The Department of Defense (DOD) obligated about $367 billion in fiscal year 2010 to acquire goods and services to meet its mission and support its operations, including those in Iraq and Afghanistan. GAO's work, as well as that of others, has documented shortcomings in DOD's strategic and acquisition planning, contract administration and oversight, and acquisition workforce. These are challenges that need to be addressed by DOD and by the Department of State and the U.S. Agency for International Development (USAID) as they carry out their missions in Iraq and Afghanistan and prepare for future contingencies. Today's statement discusses (1) contract management challenges faced by DOD, including those that take on heightened significance in a contingency environment; (2) actions DOD has taken and those needed to address these challenges; and (3) similar challenges State and USAID face. The statement is drawn from GAO's body of work on DOD contingency contracting, contract management, and workforce, as well as prior reports on State and USAID's contracting and workforce issues.DOD faces a number of longstanding and systemic challenges that hinder its ability to achieve more successful acquisition outcomes--obtaining the right goods and services, at the right time, at the right cost. These challenges include addressing the issues posed by DOD's reliance on contractors, ensuring that DOD personnel use sound contracting approaches, and maintaining a workforce with the skills and capabilities needed to properly manage acquisitions and oversee contractors. The issues encountered with contracting in Iraq and Afghanistan are emblematic of these systemic challenges, though their significance and impact are heightened in a contingency environment. GAO's concerns regarding DOD contracting predate the operations in Iraq and Afghanistan. GAO identified DOD contract management as a high-risk area in 1992 and raised concerns in 1997 about DOD's management and use of contractors to support deployed forces in Bosnia. In the years since then, GAO has continued to identify a need for DOD to better manage and oversee its acquisition of services. DOD has recognized the need to address the systemic challenges it faces, including those related to operational contract support. Over the past several years, DOD has announced new policies, guidance, and training initiatives, but not all of these actions have been implemented and their expected benefits have not yet been fully realized. While DOD's actions are steps in the right direction, DOD needs to (1) strategically manage services acquisition, including defining desired outcomes; (2) determine the appropriate mix, roles, and responsibilities of contractor, federal civilian, and military personnel; (3) assess the effectiveness of efforts to address prior weaknesses with specific contracting arrangements and incentives; (4) ensure that its acquisition workforce is adequately sized, trained, and equipped; and (5) fully integrate operational contract support throughout the department through education and predeployment training. In that regard, in June 2010 GAO called for a cultural change in DOD that emphasizes an awareness of operational contract support throughout all aspects of the department. In January 2011, the Secretary of Defense expressed concerns about DOD's current level of dependency on contractors and directed the department to take a number of actions. The Secretary's recognition and directions are significant steps, yet instilling cultural change will require sustained commitment and leadership. State and USAID face contracting challenges similar to DOD's, particularly with regard to planning for and having insight into the roles performed by contractors. In April 2010, GAO reported that State's workforce plan did not address the extent to which contractors should be used to perform specific functions. Similarly, GAO reported that USAID's workforce plan did not contain analyses covering the agency's entire workforce, including contractors. The recently issued Quadrennial Diplomacy and Development Review recognized the need for State and USAID to rebalance their workforces and directed the agencies to ensure that they have an adequate number of government employees to carry out their core missions and to improve contract administration and oversight. GAO has made multiple recommendations to the agencies to address contracting and workforce challenges. The agencies have generally agreed with the recommendations and have efforts under way to implement them.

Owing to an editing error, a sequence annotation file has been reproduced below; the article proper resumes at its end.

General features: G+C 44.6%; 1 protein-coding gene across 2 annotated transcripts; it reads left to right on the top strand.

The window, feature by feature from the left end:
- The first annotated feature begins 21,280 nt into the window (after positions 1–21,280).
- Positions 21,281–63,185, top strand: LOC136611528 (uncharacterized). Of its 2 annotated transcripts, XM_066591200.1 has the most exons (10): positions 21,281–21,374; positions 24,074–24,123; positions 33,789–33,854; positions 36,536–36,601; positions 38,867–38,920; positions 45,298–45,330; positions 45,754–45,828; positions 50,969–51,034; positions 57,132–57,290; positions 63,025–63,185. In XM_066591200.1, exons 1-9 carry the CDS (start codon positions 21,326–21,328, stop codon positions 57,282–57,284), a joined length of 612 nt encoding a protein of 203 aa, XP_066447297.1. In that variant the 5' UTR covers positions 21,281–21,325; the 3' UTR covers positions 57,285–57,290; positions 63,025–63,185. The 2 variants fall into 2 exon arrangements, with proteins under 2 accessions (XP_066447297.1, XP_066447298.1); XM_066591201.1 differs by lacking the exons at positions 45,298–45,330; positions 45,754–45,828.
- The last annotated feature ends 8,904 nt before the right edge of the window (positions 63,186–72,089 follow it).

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  • Warfighter Support: Preliminary Observations on DOD’s Progress and Challenges in Distributing Supplies and Equipment to Afghanistan